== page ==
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I've got a medium sized (25k lines code, 25k lines tests) codebase in java, and would like to port it to run on a CLR as well as the JVM.

Only the main class, and a few testing utilities deal with the file system or OS in any way. The rest of the code uses the generic collections APIs extensively, java.util.regex, java.net (but not URL or URLConnection), java.io for charset encoding/decoding, java.text for unicode normalization, and org.w3c.dom for XML manipulation.

Is it possible to get most of the codebase compiling under both J# and Java, and then port the rest?

If so, what kind of pitfalls am I likely to run into?

thanks in advance, mike

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up vote 6 down vote accepted

Check out IKVM: http://www.ikvm.net/

It allows you to run (specially compiled) Java code inside the .Net CLR.

Some of my colleages have used it successfully with a Java codebase of 1 million+ lines of code.

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darn, you where faster ;-) – Joachim Sauer Mar 24 '09 at 17:27
    
I was searching for this even before Jon Skeet posted his answer. But my Google skills are in sorry shape today. (Try searching for "compile java to clr", then change it to "compile java to .net". I didn't have the magic word.) But +1 for actually having experience with it. – Michael Myers Mar 24 '09 at 17:37
    
Why didn't I think of this? Depending on why the OP wants to run in the CLR, this might be exactly the ticket. – Jon Skeet Mar 24 '09 at 17:37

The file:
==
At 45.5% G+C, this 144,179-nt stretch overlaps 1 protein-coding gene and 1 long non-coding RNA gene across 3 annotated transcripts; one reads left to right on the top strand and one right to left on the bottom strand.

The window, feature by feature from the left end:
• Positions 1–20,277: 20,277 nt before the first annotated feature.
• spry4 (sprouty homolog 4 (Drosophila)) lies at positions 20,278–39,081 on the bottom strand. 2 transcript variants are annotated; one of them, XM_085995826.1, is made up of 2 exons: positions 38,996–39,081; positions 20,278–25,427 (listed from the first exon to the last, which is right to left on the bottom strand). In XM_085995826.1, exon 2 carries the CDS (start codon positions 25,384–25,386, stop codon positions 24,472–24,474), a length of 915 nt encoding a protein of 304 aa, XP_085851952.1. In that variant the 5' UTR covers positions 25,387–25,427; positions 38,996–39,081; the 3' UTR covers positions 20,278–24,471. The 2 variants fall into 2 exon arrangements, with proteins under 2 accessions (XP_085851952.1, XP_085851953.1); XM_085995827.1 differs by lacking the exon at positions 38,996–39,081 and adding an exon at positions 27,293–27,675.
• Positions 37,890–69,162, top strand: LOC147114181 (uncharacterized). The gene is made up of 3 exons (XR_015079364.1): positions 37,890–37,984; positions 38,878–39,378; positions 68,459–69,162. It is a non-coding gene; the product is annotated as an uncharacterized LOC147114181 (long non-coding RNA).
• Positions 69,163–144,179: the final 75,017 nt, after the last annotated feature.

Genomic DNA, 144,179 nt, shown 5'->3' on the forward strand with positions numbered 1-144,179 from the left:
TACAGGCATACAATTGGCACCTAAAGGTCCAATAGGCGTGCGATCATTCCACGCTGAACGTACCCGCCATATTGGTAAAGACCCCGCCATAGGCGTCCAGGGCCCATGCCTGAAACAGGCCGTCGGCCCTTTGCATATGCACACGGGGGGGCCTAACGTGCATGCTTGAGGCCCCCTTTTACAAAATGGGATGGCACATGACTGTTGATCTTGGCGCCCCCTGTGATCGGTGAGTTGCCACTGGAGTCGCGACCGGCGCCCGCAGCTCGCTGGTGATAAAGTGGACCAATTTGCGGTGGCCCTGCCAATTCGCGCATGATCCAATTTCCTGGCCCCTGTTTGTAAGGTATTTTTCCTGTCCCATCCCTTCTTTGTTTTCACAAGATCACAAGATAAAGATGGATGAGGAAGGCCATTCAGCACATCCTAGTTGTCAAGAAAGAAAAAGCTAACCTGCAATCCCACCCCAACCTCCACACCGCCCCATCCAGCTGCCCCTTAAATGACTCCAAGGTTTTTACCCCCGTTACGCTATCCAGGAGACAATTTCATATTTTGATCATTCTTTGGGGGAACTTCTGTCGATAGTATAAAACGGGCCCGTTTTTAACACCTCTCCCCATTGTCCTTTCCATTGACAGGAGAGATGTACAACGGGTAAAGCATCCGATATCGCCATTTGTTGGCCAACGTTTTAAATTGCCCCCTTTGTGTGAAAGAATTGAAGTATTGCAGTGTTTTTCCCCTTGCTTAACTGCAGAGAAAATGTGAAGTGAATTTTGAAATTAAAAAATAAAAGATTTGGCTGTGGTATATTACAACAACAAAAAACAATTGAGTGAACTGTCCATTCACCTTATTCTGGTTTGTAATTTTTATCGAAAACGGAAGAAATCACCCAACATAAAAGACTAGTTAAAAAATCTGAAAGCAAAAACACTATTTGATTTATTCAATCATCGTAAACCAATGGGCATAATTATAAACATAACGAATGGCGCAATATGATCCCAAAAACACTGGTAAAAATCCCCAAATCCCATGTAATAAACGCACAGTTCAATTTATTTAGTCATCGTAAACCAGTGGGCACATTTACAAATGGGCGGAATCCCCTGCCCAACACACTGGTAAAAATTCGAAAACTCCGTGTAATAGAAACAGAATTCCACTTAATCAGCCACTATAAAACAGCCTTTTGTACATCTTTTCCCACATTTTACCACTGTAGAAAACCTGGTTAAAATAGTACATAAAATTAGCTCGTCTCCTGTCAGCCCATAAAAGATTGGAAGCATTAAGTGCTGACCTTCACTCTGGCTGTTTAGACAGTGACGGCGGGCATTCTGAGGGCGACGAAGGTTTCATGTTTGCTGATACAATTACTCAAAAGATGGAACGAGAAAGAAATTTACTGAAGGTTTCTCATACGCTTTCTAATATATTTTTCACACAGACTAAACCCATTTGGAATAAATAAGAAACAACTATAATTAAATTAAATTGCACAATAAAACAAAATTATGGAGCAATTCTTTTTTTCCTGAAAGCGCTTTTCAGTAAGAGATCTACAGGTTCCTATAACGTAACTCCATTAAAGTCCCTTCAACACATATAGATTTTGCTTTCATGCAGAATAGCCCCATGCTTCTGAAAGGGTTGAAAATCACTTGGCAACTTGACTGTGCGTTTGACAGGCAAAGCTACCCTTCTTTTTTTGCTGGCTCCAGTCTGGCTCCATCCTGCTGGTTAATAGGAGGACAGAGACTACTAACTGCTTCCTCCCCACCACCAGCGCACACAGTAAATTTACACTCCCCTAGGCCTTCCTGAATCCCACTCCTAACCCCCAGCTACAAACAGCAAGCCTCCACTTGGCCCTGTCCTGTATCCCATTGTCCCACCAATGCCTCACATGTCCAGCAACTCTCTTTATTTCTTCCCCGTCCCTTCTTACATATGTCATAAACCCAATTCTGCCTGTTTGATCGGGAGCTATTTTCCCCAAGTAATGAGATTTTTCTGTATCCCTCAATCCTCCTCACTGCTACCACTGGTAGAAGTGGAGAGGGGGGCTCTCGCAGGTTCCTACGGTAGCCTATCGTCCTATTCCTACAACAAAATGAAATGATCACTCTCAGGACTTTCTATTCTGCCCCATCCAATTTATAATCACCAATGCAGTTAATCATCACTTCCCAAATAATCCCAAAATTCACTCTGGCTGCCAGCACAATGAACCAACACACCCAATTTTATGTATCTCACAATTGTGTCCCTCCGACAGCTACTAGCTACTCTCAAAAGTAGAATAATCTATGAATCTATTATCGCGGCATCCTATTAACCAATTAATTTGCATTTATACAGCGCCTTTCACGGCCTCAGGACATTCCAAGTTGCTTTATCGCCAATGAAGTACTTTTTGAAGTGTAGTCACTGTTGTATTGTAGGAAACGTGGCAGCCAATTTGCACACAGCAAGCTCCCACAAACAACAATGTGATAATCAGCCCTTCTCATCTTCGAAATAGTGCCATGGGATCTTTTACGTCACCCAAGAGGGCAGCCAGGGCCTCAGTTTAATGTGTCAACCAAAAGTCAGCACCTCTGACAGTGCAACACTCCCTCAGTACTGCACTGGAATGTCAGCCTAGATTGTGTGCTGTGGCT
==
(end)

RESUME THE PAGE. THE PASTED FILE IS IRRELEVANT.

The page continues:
Pitfalls:

  • Anything like this scares the heck out of me. The number of really subtle bugs waiting to happen is huge.
  • J# only supports Java 1.1.4 AFAIK - goodbye generics etc.
  • Visual Studio 2008 doesn't support J# - basically it's a dead project.

I suspect that you'd actually find it simpler to rewrite it in C# (including learning C# if you don't already know it - it's a joy). You'll end up with a more idiomatically .NET-like library that way as well, if that's relevant: if you ever want another .NET developer to consume your code, they're likely to be far happier with a "pure" .NET project than one using J#.

The downside is that going forward, any changes would also need to be made in two places. There's certainly pain there, but I really think you'll have a better experience using "normal" .NET.

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As Jon pointed out: J# is pretty dead.

Running your (normal) Java code on .NET using IKVM might be an alternative, 'though.

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